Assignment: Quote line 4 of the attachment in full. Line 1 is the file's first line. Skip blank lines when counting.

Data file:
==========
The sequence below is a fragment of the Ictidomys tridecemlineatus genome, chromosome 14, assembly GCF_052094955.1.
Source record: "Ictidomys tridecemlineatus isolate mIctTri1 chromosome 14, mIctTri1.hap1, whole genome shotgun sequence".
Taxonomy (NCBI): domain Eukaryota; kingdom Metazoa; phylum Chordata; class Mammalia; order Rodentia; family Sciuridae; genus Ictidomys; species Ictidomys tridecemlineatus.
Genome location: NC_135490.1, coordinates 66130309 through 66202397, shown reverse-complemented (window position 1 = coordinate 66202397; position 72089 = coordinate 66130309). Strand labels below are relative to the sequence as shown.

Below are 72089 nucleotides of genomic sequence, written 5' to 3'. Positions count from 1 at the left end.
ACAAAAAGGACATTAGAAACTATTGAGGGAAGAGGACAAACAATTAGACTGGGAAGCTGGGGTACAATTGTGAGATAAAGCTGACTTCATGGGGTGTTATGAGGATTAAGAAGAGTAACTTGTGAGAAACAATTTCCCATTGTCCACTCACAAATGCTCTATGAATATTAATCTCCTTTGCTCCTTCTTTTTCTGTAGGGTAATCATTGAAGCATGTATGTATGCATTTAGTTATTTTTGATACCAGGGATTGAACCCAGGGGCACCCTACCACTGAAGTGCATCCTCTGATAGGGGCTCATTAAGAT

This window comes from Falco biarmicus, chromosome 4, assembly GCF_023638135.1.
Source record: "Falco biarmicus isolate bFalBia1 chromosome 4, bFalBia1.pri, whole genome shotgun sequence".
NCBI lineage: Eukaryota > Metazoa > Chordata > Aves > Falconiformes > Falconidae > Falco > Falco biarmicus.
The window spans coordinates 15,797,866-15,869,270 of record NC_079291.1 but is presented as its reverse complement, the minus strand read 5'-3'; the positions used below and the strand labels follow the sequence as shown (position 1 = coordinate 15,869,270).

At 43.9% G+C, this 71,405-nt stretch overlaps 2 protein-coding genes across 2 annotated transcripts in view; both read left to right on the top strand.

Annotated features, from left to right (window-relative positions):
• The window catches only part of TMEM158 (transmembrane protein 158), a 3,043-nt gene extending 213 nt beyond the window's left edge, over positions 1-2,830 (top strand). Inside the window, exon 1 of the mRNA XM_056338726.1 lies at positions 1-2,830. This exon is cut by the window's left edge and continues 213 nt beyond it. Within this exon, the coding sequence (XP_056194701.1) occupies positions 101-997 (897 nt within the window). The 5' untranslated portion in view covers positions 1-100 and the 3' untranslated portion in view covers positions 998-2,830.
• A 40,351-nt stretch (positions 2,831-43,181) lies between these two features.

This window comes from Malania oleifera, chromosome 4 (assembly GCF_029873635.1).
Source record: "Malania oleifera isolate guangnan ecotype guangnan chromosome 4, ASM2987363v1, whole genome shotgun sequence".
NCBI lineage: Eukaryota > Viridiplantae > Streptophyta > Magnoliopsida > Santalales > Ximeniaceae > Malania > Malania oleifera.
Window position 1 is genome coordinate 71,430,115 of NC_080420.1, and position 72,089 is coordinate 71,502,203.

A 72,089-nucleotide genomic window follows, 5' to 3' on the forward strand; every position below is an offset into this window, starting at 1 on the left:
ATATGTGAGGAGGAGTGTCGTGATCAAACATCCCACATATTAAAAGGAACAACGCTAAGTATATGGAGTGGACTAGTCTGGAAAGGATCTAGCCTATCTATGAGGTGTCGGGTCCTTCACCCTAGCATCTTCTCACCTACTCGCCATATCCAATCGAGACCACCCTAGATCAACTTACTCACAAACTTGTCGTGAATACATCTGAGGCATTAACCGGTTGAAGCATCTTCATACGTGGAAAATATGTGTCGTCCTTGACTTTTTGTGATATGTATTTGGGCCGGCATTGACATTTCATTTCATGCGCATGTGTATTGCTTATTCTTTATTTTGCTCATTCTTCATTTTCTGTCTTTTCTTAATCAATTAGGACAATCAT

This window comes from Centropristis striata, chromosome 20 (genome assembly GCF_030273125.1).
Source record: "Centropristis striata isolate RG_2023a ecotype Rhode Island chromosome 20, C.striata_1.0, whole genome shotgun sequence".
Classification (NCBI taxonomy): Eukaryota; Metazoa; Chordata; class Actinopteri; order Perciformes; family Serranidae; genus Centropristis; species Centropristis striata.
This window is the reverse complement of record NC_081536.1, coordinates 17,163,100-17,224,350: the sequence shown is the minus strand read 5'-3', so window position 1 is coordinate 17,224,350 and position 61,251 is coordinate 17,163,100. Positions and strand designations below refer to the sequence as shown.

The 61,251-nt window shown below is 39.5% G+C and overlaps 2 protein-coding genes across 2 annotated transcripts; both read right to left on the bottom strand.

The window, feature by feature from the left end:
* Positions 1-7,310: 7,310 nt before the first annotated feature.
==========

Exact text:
Genome location: NC_135490.1, coordinates 66130309 through 66202397, shown reverse-complemented (window position 1 = coordinate 66202397; position 72089 = coordinate 66130309). Strand labels below are relative to the sequence as shown.